with the spirits of the departed believers. The belief in a communion with angels and



Shakespeare.

spirits is no mere theory; it has a most important influence upon their lives; they pro-
fess to be more familiar with the dead than with the living. It being the work of the
saints to redeem tiie earth from the effects of the curse, labor is a sacred and priestly
function, especially when bestowed in making the earth yield her increase, and in devel-
oping her beauty. It should b;.- done in a spirit of love; the earth, they say, yields most
to those who love it; and love and labor will in time restore it to its primitive state.
According to Mr. Dixon, they bestow upon their gardens and fields the alfections which
other meu bestow upon family or worldly goods. Their country they regard only as it
is a part of the earth, which they love, and as the favored land in which God's kingdom
is tirst to be established. In its politics and its fortunes, they take no interest ; and,
indeed, their whole system is a protest against the existing constitihion of society, as
well as against the ordinary lives of men. Consistently with their belief in the second
appearance ot Christ in the form of a woman, the Shakers seem to believe that there is
a female as well as a male essence in the Godhead in the motherhood as well as the
fatherhood of God.

A Shaker settlement is, for convenience, divided into families, consisting of the
brothers and sisters, who live in the same houses, each governed by an elder and an
eldeivss. There are two orders of members, probationers and covenanters that is,
novices and full members. It is on becoming a covenanter that the Shaker puts his
property into the common stock. On entering upon residence, he becomes subject to
all the rules of the society; but he is free whether a covenanter or a probationer to
leave the body whenever he pleases. Both men and women wear a prescribed dress.
The men wear a sort of Arab sack, with a linen collar and no tie; an uuder-vest buttoned
to the throat, and falling below the thighs; loose trousers, rather short; and a broad-
brimmeJ hat, usually of straw. The women wear a small muslin cap, a while kerchief
round the chest and shoulders, a skirt dropping in a straight line from the waist to the
ankle, white socks, and shoes. Some latitude is allowed as to the maieriuls of the dress.
Men and women, it is' said, have the look of persons at peace with earth and heaven.
"Apart from a costume," says Mr. Hepworth Dixon, " neither rich in color nor comely
in make, the sisters have an air of sweetness and repose, which falls upon the spirit like
music shaken out from our village bells." \_Neic America, by W. Hepwonn Dixon
(Lond. 1867), from which the materials of this sketch liave in a great measure been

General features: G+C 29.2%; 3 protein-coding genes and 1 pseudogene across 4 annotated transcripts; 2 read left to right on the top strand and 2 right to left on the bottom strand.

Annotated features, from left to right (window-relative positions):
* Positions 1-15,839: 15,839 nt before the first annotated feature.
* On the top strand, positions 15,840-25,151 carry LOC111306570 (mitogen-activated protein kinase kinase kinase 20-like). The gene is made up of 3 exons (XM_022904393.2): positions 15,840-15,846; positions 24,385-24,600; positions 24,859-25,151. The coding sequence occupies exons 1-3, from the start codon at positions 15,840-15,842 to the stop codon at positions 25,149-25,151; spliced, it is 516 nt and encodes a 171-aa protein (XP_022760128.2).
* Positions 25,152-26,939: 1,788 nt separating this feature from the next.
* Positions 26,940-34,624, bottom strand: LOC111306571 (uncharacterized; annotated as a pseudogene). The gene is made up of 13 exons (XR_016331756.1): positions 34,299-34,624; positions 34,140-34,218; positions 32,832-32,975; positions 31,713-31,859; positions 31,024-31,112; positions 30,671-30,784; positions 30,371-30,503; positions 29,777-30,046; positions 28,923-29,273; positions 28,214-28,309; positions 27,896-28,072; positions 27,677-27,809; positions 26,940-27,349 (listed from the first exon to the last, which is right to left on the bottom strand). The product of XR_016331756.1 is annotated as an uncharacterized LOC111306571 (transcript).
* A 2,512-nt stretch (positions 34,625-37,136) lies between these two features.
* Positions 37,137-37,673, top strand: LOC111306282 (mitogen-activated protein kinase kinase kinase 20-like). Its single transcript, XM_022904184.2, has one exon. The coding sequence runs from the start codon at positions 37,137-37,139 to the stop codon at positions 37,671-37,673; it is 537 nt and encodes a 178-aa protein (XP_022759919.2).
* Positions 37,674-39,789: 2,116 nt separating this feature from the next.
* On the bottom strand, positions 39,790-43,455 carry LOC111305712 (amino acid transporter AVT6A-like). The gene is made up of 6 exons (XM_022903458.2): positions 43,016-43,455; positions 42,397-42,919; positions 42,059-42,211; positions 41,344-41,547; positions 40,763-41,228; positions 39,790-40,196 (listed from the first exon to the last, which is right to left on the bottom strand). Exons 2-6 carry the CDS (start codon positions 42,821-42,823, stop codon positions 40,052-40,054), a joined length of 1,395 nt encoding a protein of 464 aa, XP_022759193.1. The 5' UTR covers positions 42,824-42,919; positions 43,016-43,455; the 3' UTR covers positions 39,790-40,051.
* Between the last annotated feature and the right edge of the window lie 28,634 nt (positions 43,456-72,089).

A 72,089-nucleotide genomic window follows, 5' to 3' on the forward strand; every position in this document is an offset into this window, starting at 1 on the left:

derived] All labor with their hands, both men and women; but the latter do only
indoor work. Every man, whatever his rank in the church, follows some manual occu-
pation, and most of them have more than one. Working not for gain, but with loving
care, and with the sense that they are exercising a priestly function, the Shakc'-s are
unrivajed among their neighbors in the arts to which they apply themselves, especially
the culture of their land, and the production of fruits and flowers. They pay <jreat
attention to ventilation and to all sanitary conditions; they live almost entirely upon
the produce of the soil, and drink only water; they employ no doctors ami hike no
drugs, and' are, nevertheless, among the healthiest of communities. Their society is
recruited jnostly by young men and girls; but, occasionally, married persons with their
children come "into union." and make, it is wiid, "very pretty Shakers." Husbands
and wives, when they have come " into union. "become as brothers and sisters: it would
be thought a weakness, says Mr. Dixon. and almost a sin. for them to feel any personal
happiness in each other's company they live for God alone, and their loveouirht to be
shed o i all th" saints alik' 1 . The education of the children attached to the society is the
work of the sisters, and they do it exceedingly well. The brother* and sisters take thrir
meals in .a common room, eating at six in the niorr.'ii'. r . at noon, and at six in the after-
noon. Their meals are taken in silence, any direction that has to be given beinir given
by a gesture or in a whisper. In their church-service, music bears a prominent pnrt:
the hymns and chants which are used being all of Shaker origin, communicated to
believers in dreams and reveries by the spirits with whom they have communion. A
deputation of Shakers visited England in 1871, and made many converts.

SHAKESPEARE, WII/UAM, the chief literary glory of England, was b. at Stratford-
on-Avon, in Warwickshire, it is believed, April 28, 1564. Certain it is. as vouched by
the parish register, that his baptism took place three days after, on the 26th. His father,
John 'Shakespeare, seems to have belonged by birth to the class of yeomen. His mother,